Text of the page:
When the end of the inductor is connected to the ground potential, the current charged in the inductor can be discharged onto the ground, so that the current flowing in the inductor can flow in the direction from the inductor to the ground.

The second main transistor M4 and the second sub-transistor M5 may operate in accordance with the second operating phase ϕ2. The second operating phase ϕ2 may be opposite to the first operating phase ϕ1 of the transistors included in the charging stage 110. The second main transistor M4 and the second sub-transistor M5 may be turned on and turned off in accordance with the second operating phase ϕ2, and accordingly, the inductor may be charged and discharged repeatedly at regular intervals.

The second output node of the discharging stage 120 may be the node between the second sub-transistor M5 and the second turn-on transistor M6. The second output voltage V2 output from the second output node may be determined according to the width of the transistors included in the discharging stage 120.

More specifically, the second output voltage V2 may be determined according to a ratio of the width of the second main transistor M4 to the width of the second sub-transistor M5 and the second turn-on transistor M6, and the magnitude of the current flowing through the inductor.

In the exemplary embodiment of the present disclosure, the ratio of the width of the second main transistor M4 to the width of the second sub-transistor M5 and the second turn-on transistor M6 may be n. For example, if the width of the second sub-transistor M5 and the second turn-on transistor M6 is equal to 0.05 μm and the width of the second main transistor M4 is equal to 0.5 μm, the value of n may be equal to 10.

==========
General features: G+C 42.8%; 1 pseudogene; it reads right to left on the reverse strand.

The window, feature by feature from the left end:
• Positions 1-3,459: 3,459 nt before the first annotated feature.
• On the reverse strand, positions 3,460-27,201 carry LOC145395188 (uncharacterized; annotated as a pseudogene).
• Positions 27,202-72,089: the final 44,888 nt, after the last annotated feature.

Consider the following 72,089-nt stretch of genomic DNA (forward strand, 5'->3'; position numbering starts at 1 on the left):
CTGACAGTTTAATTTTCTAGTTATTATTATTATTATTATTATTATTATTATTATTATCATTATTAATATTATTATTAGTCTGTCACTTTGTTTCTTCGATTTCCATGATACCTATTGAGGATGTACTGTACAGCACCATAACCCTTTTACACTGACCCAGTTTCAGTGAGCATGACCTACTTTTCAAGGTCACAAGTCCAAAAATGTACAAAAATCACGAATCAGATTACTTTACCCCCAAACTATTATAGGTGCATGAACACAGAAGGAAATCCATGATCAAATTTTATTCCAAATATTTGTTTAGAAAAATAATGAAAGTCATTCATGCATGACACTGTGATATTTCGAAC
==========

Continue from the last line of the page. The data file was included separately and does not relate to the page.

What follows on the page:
Accordingly, when the second main transistor M4, the second sub-transistor M5 and the second turn-on transistor M6 have the same performances except for their width, the magnitude of the current flowing through the second main transistor M4 may be equal to n times the magnitude of the current flowing through the second sub-transistor M5 and the second turn-on transistor M6.

Accordingly, referring again to FIG. 4, assuming that the magnitude of the current flowing through the second sub-transistor M5 and the second turn-on transistor M6 is I, the magnitude of the current flowing through the second main transistor M4 may be nI. Since the current IL flowing from the inductor toward the ground is divided into I and nI, the following equation can be established: I=IL/(n+1).

When the second main transistor M4 and the second sub-transistor M5 of the discharging stage 120 are turned on in the high-frequency switching operation, the second turn-on transistor M6 may work as a resistor as described above. Accordingly, the voltage applied to the second turn-on transistor M6 may be a product of the current flowing in the second turn-on transistor M6 and the turn-on resistance of the second turn-on transistor M6.

For example, if the turn-on resistance of the second turn-on transistor M6 is R6, then the voltage VM6 applied to the second turn-on transistor M6 can be represented by

I L × R 6 n + 1 .
Since the voltage applied to the second turn-on transistor M6 is equal to the second output voltage V2 output from the second output node, the output voltage V2 can be expressed by Equation 2 below:

V 2 = I L × R 6 n + 1 Equation 2

where V2 denotes the second output voltage, IL denotes the current flowing through the inductor, n denotes the ratio of the width of the second main transistor to the width of the second sub-transistor and the second turn-on transistor, and R6 denotes the turn-on resistance of the second turn-on transistor.